Do you hate your job? I used to. I bounced between thinking management just didn’t give a damn about its employees and thinking they’re doing evil things to us on purpose just to see how much we’ll take. It sometimes seemed like they were trying to make us miserable. I now realize how absurd that was. Whether or not your bosses actually care about you is irrelevant. Your happiness is not management’s responsibility.
Even if you have the coolest boss in the world (mine manager’s pretty freaking cool), do you really want to leave something as important as your well-being up to someone else?
[Don’t forget to check out the video at the end.]
Bosses Have Bosses Too
They’re just doing what they can to get their jobs done. In spite of how their means or motives might seem, they’re not out to get us.
Although there may be questions about whether individual executives care about our well-being, the truth is that management is probably not trying to make us miserable.
Your Happiness is Your Responsibility
When I published Your Happiness Is your Responsibility a few months ago, I didn’t think to apply it to work. I’ve noticed in my 25 years that it’s really easy to forget to apply life lessons to work.
Work is one of the best places to learn these valuable lessons. Still, we don’t apply them to our jobs for some reason. I’d say maybe that’s just me, but I’ve seen too many people miserable in their jobs.
Responsibility for your own happiness applies to work too, though. Whether your company is nurturing and supportive or cold and demanding, don’t leave your well-being up to them.
Steer your own ship.
Does it Make Sense for Bosses to Care?
I think it does. Not every industry is the same. In some industries, a patent, a machine or a software program might be the most valuable asset.
In companies that need employees to create and solve and in companies that need employees to interact with customers, employees should be the most valuable asset.
Investing in employee well-being would in general boost employee happiness and would usually increase employee’s energy, creativity, and productivity. A few will be miserable no matter what.
That investment may cost more in the short-term, but it’s reasonable to expect good returns on investing in employees over the long-term to the company, the customers, and the shareholders. And the executives.
Plus, treating people well just seems like the right thing to do, doesn’t it?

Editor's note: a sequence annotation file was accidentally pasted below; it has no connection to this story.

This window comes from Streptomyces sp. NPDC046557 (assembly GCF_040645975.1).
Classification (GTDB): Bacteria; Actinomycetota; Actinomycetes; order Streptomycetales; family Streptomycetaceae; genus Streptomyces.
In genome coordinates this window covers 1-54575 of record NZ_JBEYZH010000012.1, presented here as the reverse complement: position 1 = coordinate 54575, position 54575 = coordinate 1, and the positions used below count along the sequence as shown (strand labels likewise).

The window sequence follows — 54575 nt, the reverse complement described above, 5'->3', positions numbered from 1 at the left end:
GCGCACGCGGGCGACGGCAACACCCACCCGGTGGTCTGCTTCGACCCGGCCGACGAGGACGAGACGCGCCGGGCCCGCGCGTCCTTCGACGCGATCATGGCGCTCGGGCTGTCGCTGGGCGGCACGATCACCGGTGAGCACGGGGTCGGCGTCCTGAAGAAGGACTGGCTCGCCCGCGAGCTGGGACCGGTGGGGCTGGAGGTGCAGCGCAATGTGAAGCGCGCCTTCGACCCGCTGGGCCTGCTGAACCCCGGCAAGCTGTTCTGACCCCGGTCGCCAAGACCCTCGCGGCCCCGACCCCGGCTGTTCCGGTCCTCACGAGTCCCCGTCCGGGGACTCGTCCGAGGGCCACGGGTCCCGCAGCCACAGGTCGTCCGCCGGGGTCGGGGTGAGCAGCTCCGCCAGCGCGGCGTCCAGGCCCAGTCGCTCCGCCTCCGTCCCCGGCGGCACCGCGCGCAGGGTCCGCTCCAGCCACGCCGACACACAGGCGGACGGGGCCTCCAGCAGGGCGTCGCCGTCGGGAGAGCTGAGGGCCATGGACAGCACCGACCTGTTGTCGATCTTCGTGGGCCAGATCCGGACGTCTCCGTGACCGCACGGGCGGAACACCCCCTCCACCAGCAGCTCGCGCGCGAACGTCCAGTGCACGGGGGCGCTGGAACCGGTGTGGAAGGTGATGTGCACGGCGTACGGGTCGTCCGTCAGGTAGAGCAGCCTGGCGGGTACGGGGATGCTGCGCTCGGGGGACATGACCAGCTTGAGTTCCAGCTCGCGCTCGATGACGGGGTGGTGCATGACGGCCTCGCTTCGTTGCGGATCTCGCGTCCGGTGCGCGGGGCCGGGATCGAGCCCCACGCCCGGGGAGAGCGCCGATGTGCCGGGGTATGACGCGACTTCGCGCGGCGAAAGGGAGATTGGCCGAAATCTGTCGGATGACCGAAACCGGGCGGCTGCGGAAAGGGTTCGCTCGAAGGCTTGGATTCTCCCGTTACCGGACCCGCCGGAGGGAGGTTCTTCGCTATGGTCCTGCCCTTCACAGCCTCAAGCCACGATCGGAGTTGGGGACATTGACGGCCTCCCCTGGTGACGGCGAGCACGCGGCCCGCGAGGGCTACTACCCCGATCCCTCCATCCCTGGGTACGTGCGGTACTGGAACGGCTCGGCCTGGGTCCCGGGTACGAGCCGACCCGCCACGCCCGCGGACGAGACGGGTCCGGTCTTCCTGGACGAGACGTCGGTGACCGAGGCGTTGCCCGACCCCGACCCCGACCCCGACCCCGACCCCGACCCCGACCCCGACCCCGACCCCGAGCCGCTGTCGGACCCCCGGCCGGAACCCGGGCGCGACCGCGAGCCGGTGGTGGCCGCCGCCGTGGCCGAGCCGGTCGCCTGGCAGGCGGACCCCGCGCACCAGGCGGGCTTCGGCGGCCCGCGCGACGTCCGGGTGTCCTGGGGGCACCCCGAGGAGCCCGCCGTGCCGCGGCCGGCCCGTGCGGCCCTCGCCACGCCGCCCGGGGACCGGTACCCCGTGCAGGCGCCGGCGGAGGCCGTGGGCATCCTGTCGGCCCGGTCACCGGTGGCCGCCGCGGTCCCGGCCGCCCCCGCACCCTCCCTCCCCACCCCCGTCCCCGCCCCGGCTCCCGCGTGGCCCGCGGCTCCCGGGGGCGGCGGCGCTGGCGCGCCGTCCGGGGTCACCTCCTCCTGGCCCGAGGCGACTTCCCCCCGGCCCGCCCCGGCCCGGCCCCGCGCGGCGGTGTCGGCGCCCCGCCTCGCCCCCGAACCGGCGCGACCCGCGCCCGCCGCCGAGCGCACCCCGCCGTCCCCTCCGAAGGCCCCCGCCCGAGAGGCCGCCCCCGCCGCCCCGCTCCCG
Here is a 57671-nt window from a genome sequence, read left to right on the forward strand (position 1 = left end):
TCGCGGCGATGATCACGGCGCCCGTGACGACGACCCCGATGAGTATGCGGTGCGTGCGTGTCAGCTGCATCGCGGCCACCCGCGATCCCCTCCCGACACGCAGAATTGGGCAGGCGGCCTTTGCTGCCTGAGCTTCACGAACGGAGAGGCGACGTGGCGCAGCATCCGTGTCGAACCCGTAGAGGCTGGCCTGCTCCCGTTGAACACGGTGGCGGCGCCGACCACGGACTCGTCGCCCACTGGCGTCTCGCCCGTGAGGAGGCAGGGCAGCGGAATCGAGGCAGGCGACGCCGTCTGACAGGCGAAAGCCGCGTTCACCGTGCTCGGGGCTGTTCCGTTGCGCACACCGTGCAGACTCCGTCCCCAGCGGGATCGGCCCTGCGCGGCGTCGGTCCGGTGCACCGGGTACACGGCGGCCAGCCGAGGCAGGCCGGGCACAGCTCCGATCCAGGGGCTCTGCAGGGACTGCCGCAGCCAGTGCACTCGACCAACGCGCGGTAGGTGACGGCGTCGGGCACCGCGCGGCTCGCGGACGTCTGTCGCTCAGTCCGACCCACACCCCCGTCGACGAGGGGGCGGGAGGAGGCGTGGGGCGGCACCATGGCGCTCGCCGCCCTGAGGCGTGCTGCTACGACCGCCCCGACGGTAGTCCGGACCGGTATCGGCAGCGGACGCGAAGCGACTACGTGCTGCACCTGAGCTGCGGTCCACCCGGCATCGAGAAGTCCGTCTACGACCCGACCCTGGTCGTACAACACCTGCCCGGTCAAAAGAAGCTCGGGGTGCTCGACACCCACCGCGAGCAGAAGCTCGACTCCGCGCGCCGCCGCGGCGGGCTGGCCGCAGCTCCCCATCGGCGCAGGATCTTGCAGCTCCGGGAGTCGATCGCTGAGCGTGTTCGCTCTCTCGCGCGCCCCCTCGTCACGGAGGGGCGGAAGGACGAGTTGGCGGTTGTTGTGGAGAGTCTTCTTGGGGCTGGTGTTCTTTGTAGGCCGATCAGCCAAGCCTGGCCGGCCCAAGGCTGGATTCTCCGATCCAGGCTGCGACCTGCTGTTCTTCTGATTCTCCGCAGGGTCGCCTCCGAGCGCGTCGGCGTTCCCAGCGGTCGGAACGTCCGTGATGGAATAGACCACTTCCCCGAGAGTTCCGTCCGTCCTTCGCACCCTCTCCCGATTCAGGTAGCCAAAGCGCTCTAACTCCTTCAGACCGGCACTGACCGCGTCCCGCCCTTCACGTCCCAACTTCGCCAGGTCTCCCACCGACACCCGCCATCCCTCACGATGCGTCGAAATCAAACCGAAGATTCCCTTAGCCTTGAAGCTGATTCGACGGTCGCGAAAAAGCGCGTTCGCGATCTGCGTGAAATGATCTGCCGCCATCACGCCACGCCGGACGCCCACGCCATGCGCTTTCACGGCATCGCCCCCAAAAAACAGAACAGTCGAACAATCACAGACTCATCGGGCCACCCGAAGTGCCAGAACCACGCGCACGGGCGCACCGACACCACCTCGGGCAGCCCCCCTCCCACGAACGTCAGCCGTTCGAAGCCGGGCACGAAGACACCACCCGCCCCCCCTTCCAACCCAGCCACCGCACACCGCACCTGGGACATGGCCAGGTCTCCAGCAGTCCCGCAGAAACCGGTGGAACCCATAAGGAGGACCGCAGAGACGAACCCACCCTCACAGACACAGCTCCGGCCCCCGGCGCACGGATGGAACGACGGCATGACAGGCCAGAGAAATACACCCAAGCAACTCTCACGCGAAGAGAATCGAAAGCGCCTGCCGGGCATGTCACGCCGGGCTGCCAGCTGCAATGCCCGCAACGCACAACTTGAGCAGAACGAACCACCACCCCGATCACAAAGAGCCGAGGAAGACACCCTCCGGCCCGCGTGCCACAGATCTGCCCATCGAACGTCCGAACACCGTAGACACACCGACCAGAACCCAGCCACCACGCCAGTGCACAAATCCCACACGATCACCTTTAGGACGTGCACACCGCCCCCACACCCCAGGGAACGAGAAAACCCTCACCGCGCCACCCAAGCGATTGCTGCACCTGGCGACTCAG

But what if they don’t? Or what if what they do doesn’t appeal to everyone?
Here’s what doesn’t work. What doesn’t work is just being miserable because “management doesn’t care about me.”
Don’t Give ‘em the Power!
I need to emphasize a crucial point.
Just as depending on management to make us happy is a bad idea, letting them prevent our happiness is equally bad. Do not allow anyone else to ruin your Happiness.
“Don’t allow anyone else to ruin your Happiness.”
Not even your job.
Especially not your job.
Don’t Leave Well-Being Up to Them Either Way
Even if they do care about your happiness, and they probably do, maybe. How likely are they to get it right?
That’s the connection we don’t make. We probably ignore it because it takes the responsibility and instead of letting someone else have it.
We’ll blame the execs. We’ll think and say that they don’t care about us, that they’re just idiots who don’t know how to run a company or both. Then we’ll blame them for making us miserable.
Why would we give someone so ruthless or inept control of our happiness?
Short answer: Don’t.
Even if they do care. Even if they’re brilliant, they won’t get it right for everyone. They may not get it right for you, so don’t leave it up to them.
Remember they have bosses too.
They might be just as miserable as we are. They might need a corporate survival course. If they’re not happy enough themselves to make treating others well a priority, they are the wrong person to entrust with something as important as your well-being.
Does Management Care about Your Well-being?
Some execs care about our well-being. Some don’t. Chances are we’ll admire and appreciate the execs who are skilled in at least pretending to care. We too easily despise the ones who don’t seem to care.
It’s dangerous to give others power over our well-being, especially corporate management.
Even if they care.
Your well-being isn’t management’s responsibility.
And Now the Video
Check out Jim Rohn’s humorous advice on responsibility. It’s the second time I’ve shared it, but it’s good enough to watch over and over!